> Cryonics for uploaders: The Brain Preservation Prize has been won
> <https://turingchurch.net/cryonics-for-uploaders-the-brain-preservation-prize-has-been-won-cebbe98c241a>
> Nevertheless Alcor has resisted changing over to ASC, I suspect the reason
> for their hesitation is that if they did so they would implicitly be saying
> "*we're not even trying to bring that frozen body back to life, we're
> just trying to preserve the information in it because information on how
> the atoms are arranged in my brain are different from the way they are
> arranged in your brain is the only difference between you and me*".
> I happen to think that's exactly what Alcor should be saying, but the
> ghost of the discredited 19th century theory of Vitalism is still haunting
> the 21th century and many still think that despite all the scientific
> evidence to the contrary the atoms in our bodies must somehow have our name
> scratched on them. I suspect Alcor is reluctant to change because they
> believe ASC would be bad public relations. But I think reality is more
> important than PR and the Vitalism superstition could get people killed.
>> > *Guided nanotech may be an answer*
> I don't think there is any "may" about it, without Nanotech there is no
> hope. Incidentally back in 1986 in Drexler's classic book on Nanotechnology
> "Engines Of Creation" he describes something very similar to ASC that
> people alive today could use right now to achieve immortality, or something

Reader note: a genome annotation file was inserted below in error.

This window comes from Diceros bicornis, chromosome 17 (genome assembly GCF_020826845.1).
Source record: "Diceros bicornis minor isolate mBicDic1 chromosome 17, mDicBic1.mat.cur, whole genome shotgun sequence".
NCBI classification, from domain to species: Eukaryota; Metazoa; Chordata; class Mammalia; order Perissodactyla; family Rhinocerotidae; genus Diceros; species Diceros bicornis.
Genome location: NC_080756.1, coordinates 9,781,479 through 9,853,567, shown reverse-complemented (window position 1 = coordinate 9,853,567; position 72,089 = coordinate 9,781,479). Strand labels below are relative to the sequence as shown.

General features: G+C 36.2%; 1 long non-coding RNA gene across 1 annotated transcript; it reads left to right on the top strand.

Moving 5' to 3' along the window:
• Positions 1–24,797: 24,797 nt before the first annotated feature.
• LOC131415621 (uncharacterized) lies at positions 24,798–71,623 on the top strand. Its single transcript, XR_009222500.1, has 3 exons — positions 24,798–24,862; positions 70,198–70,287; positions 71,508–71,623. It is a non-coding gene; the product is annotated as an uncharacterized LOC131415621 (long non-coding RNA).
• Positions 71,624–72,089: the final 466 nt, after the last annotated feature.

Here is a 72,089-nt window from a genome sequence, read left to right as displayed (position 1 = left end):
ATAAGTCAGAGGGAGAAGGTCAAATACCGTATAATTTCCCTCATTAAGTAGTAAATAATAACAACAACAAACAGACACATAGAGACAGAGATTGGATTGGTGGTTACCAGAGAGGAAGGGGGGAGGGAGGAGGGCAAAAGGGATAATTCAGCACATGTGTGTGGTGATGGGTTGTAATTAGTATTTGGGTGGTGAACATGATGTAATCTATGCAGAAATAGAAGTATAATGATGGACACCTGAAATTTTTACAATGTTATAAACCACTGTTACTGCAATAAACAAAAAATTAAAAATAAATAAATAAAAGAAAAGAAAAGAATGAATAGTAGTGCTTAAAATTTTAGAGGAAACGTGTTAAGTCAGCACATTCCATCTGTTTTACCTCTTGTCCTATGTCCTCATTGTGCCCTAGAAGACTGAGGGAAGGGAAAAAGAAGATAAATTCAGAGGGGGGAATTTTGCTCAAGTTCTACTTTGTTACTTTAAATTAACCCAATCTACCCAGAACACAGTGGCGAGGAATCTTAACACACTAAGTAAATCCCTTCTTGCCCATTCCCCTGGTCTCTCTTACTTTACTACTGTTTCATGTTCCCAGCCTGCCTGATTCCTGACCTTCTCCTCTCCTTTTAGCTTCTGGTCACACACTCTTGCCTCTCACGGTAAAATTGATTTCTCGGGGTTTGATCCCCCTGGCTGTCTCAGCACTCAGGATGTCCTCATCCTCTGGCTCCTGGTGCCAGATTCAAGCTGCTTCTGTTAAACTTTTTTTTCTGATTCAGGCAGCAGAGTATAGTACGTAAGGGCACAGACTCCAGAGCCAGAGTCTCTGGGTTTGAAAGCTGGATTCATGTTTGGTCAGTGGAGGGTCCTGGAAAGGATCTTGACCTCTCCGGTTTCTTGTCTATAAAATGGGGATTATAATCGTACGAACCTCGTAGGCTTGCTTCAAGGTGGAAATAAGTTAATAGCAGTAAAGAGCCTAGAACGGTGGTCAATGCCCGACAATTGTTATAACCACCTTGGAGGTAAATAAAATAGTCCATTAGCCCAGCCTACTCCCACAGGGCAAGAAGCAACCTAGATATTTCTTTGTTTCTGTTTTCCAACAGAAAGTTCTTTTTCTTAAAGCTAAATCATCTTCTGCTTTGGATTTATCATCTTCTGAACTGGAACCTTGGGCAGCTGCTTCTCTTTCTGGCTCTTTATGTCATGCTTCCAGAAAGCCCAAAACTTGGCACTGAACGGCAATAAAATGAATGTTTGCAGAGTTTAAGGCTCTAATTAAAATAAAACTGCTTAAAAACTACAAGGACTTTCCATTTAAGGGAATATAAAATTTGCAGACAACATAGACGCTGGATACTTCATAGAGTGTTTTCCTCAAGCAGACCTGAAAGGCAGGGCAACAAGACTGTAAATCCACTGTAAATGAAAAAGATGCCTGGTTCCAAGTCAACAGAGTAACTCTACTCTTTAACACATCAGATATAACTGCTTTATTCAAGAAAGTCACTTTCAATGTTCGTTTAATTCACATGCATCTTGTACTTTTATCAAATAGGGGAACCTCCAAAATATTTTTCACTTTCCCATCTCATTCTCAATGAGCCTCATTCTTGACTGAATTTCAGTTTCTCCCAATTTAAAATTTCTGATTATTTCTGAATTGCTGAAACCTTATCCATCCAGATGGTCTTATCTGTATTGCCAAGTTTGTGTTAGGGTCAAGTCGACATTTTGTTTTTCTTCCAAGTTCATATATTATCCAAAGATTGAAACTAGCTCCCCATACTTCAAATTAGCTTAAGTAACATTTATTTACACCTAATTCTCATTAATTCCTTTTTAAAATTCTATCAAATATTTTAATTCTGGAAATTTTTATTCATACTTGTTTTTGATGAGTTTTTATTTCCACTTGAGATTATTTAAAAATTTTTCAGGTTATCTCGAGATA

> close to it.
>>   > *My concern about hormone simulation is not about the speed of their
>> signalling, but the entraining and dynamics of the entire system. While
>> some hormones are easy to model (like insulin), many interact widely in
>> nertworked hormonal systems, like growth hormones, stress hormones, or
>> female reproductive hotmoens. These hormonal feedback cycles interact not
>> only with the body but also with the brain/mind.*
> If future technology is not good enough to model hormonal feedback cycles
> then it certainly isn't good enough to repair or replace the 100 trillion
> damaged synapses in the human brain and there is no hope, Cryonics patients
> are not patients at all they're just frozen dead meat.
>> *> even if the brain copy + agent manages to eventually make sense of the
>> world with all these changes and becomes an autonomous agent itself - it
>> will not be "you".*
> People, even philosophers, use that personal pronoun with abandon without
> giving it a second thought, I do too because right now there is only one
> chunk of matter in the observable universe that behaves in a
> johnkclarkian way. But that need not always be true because it is caused
> not by a scientific law but simply because of a lack of technological
> sophistication. When the age of Nanotechnology arrives the entire English
> language will need retooling, especially in the way it treats personal
> pronouns.
> The only reason I think I'm the same guy I was yesterday is that I
> remember being John Clark yesterday, the same thing will be true even in
> the age of Nanotechnology, although there could be many people claiming
> to be John Clark because they all remember being him yesterday.  And all of
> them would be correct and have a equally valid claim of being "me".
> John K Clark